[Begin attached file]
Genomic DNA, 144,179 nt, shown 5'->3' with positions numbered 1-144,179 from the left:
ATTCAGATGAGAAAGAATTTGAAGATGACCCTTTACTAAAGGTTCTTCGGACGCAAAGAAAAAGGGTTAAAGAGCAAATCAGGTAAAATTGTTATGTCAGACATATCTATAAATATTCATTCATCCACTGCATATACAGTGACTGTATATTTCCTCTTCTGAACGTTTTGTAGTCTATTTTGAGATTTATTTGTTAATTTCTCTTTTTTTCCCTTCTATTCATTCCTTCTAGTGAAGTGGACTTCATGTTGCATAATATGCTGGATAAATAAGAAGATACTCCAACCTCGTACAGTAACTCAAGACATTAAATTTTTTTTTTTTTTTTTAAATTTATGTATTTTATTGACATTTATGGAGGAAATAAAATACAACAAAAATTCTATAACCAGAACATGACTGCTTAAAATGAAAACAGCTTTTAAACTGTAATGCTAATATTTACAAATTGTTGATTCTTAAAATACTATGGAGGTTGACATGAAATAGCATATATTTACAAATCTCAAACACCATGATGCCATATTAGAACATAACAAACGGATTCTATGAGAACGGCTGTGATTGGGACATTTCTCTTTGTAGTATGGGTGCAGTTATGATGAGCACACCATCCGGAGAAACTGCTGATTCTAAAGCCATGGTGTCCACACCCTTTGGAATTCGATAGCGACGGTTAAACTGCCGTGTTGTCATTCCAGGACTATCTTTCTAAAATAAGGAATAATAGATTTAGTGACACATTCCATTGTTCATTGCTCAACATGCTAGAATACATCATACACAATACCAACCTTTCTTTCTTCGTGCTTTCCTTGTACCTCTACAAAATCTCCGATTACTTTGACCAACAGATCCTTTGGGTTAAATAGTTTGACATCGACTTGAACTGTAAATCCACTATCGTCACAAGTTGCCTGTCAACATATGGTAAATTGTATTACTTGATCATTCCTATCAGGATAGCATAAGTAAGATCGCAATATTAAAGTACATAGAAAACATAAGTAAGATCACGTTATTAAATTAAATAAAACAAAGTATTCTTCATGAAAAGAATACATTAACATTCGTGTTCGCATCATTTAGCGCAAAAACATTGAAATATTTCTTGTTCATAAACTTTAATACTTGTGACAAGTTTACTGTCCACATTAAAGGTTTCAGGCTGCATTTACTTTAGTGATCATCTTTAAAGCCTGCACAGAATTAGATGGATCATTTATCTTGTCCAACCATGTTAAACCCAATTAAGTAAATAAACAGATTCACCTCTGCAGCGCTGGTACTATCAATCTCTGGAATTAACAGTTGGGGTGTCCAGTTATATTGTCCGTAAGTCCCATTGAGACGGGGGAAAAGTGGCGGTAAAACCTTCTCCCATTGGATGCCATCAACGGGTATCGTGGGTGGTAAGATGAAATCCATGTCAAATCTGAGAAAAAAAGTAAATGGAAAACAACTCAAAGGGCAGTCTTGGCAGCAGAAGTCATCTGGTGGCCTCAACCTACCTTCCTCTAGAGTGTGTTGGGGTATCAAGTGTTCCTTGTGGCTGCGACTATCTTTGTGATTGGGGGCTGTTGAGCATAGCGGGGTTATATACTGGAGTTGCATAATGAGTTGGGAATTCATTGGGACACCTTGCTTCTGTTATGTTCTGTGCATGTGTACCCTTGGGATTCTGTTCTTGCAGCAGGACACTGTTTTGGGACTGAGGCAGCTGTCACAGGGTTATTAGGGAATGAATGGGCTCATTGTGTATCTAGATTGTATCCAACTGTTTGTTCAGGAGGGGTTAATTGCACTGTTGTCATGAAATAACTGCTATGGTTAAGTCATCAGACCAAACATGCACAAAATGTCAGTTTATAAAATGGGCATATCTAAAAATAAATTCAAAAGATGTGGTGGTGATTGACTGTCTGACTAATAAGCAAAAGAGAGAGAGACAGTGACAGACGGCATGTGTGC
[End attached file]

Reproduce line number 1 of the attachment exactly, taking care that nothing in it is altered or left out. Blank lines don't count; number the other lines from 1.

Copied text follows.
Genomic DNA, 144,179 nt, shown 5'->3' with positions numbered 1-144,179 from the left: